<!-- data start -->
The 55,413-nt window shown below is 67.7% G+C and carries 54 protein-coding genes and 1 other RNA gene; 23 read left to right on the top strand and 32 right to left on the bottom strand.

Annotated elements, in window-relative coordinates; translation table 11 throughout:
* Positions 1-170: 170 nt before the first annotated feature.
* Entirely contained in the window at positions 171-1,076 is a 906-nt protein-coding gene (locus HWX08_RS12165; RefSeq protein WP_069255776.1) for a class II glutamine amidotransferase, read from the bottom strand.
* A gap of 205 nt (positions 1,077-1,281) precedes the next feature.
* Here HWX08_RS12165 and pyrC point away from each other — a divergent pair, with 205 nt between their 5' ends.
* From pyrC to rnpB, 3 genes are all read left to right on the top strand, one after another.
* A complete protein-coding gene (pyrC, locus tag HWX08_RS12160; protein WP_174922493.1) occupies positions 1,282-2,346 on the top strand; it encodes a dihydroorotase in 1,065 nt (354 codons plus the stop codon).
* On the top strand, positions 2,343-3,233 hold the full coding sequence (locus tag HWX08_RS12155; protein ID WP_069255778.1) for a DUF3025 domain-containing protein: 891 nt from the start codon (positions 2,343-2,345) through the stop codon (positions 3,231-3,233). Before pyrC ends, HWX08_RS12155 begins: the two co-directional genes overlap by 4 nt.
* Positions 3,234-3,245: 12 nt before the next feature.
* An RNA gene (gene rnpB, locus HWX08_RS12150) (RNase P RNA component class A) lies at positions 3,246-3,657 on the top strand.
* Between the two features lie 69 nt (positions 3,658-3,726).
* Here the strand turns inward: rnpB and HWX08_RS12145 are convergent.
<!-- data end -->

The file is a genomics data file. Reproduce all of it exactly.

The 55,413-nt window shown below is 67.7% G+C and carries 54 protein-coding genes and 1 other RNA gene; 23 read left to right on the top strand and 32 right to left on the bottom strand.

Annotated elements, in window-relative coordinates; translation table 11 throughout:
* Positions 1-170: 170 nt before the first annotated feature.
* Entirely contained in the window at positions 171-1,076 is a 906-nt protein-coding gene (locus HWX08_RS12165; RefSeq protein WP_069255776.1) for a class II glutamine amidotransferase, read from the bottom strand.
* A gap of 205 nt (positions 1,077-1,281) precedes the next feature.
* Here HWX08_RS12165 and pyrC point away from each other — a divergent pair, with 205 nt between their 5' ends.
* From pyrC to rnpB, 3 genes are all read left to right on the top strand, one after another.
* A complete protein-coding gene (pyrC, locus tag HWX08_RS12160; protein WP_174922493.1) occupies positions 1,282-2,346 on the top strand; it encodes a dihydroorotase in 1,065 nt (354 codons plus the stop codon).
* On the top strand, positions 2,343-3,233 hold the full coding sequence (locus tag HWX08_RS12155; protein ID WP_069255778.1) for a DUF3025 domain-containing protein: 891 nt from the start codon (positions 2,343-2,345) through the stop codon (positions 3,231-3,233). Before pyrC ends, HWX08_RS12155 begins: the two co-directional genes overlap by 4 nt.
* Positions 3,234-3,245: 12 nt before the next feature.
* An RNA gene (gene rnpB, locus HWX08_RS12150) (RNase P RNA component class A) lies at positions 3,246-3,657 on the top strand.
* Between the two features lie 69 nt (positions 3,658-3,726).
* Here the strand turns inward: rnpB and HWX08_RS12145 are convergent.